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The Dutch Golden Age spawned some of history’s greatest artists and artisans, but few can boast of the genius of Rembrandt. Commemorating 350 years of unparalleled legacy, this XXL-sized monograph gathers the artist’s 330 paintings in exquisite reproductions and details that reveal how, in all their forms, Rembrandt’s painted works are built of intricacies—the totality of each subtle wrinkle, gaze, or figure.
The Dutch Golden Age of painting spawned some of history’s greatest artists and artisans, but few can boast the genius and legacy of Rembrandt Harmensz. van Rijn (1606–1669). Despite never leaving his native Netherlands, Rembrandt projected his oeuvre past the boundaries of his own experience, producing some of art’s most diverse and impactful works across portraiture, biblical, allegorical, landscape, and genre scenes. In all their forms, Rembrandt’s paintings are built of intricacies—the totality of each subtle facial wrinkle, gaze, or figure amounting to an emotional force that stands unmatched among his contemporaries and artistic progeny alike.
Each work is imbued with feeling. Biblical scenes, like Bathsheba at her Bath, become vehicles for meditations on human longing, probing depths beyond that which is canonized in scripture or depicted in other representations. His portraits, be them of wealthy patrons or tradesmen, communicate the essence of an individual through fine demarcations, their faces bathed in an ethereal light against darkened earthtones. Perhaps most striking, his series of self-portraits is a triumph of the medium; beginning in his youth and spanning until a year prior to his death, Rembrandt’s self portraiture is an intimate glimpse into his lifelong process of self-reflection.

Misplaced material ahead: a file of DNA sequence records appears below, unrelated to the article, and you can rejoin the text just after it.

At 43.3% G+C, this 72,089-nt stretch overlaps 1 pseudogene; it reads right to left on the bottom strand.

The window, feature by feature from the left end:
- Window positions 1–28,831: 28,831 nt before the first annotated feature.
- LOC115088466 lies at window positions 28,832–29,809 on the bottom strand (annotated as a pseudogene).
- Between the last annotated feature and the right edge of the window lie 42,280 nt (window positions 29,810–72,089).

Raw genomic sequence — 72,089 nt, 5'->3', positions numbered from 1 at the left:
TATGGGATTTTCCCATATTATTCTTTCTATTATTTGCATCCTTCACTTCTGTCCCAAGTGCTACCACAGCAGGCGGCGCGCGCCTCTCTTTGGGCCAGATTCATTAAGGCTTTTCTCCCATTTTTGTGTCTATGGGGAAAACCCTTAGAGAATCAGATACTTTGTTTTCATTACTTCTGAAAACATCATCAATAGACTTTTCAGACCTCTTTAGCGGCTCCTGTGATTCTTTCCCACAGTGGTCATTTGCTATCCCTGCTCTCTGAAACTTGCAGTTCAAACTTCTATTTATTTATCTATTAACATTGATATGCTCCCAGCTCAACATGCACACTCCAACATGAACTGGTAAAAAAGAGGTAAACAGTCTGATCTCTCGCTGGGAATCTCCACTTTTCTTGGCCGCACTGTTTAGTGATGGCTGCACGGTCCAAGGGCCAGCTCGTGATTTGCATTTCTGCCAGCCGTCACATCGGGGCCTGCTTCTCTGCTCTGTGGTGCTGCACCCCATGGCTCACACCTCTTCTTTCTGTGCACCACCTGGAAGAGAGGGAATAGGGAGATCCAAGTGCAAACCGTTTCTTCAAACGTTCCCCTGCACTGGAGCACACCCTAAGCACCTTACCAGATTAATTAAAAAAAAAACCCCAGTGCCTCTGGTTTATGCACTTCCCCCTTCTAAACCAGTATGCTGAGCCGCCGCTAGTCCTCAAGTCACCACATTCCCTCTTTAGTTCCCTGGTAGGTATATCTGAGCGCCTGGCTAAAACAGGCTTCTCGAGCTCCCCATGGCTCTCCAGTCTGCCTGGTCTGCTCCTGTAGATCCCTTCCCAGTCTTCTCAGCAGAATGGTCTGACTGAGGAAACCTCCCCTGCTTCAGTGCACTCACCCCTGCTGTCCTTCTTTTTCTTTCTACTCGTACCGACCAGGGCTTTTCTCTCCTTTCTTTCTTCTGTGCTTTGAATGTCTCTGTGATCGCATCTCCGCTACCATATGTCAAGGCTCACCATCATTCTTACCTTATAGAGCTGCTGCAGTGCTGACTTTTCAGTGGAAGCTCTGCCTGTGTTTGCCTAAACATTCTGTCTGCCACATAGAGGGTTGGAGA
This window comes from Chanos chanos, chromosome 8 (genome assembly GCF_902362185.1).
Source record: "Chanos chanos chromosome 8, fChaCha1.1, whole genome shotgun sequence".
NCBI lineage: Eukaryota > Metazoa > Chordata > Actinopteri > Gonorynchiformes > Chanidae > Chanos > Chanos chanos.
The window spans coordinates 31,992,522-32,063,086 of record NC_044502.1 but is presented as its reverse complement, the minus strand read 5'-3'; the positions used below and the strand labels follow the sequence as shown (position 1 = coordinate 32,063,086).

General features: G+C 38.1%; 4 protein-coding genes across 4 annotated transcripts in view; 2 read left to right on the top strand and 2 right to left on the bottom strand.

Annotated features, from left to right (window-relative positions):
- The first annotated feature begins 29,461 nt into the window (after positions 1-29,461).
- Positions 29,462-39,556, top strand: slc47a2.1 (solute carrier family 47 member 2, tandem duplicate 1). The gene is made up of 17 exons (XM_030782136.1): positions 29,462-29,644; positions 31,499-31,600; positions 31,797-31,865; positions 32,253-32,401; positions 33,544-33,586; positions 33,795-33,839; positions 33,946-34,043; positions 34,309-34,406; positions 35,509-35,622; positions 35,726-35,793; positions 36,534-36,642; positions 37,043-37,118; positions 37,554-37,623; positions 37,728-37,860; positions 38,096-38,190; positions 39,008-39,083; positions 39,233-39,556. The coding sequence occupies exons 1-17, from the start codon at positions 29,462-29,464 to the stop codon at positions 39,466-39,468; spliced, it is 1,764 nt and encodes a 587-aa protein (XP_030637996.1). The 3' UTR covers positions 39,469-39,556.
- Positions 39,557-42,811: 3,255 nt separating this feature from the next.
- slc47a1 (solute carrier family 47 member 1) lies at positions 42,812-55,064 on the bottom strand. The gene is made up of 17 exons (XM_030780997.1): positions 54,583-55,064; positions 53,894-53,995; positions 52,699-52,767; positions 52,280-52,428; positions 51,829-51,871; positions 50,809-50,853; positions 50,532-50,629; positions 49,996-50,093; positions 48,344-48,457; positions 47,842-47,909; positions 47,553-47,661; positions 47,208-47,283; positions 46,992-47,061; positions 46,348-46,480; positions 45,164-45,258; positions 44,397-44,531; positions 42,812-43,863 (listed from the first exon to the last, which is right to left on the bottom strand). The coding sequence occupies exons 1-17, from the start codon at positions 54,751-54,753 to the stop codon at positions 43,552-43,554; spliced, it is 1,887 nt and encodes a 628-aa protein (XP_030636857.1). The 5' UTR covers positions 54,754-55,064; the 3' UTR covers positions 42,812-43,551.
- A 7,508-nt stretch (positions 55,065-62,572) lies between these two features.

On the occasion of the 350th anniversary of the artist’s death, this XXL monograph compiles all 330 of Rembrandt’s paintings in stunning reproductions. From Belshazzar’s Feast to The Anatomy Lesson of Dr. Nicolaes Tulp, we discover Rembrandt’s painted oeuvre like never before.
Volker Manuth studied art history, philosophy and classical archaeology in Kiel, Bonn, and Berlin. In 1987 he completed his PhD at the Freie Universität Berlin with a thesis on the iconography of Rembrandt’s Old Testament subjects. From 1988 to 1995 he was an assistant and associate Professor at the FU Berlin, and from 1995 to 2003, he held the A. Bader Chair of Northern Renaissance and Baroque Art at Queen’s University in Kingston, Ontario (Canada). Since 2003, he has been Professor of Art History at Radboud University in Nijmegen, the Netherlands.
Marieke de Winkel studied art history and classical archaeology at the University of Amsterdam and history of dress at the Courtauld Institute in London. From 1993 to 2003, she was a research assistant with the Rembrandt Research Project. Her PhD thesis at the University of Amsterdam focused on dress in the works of Rembrandt.
Rudie van Leeuwen studied art history at Radboud University in Nijmegen. He obtained his PhD in 2018 on the portrait historié in 16th and 17th-century Dutch painting. Together with Volker Manuth he initiated and worked on the Rembrandt Documents Project (RemDoc.org), where he was centrally involved inter alia in the conception and implementation of the integral search function.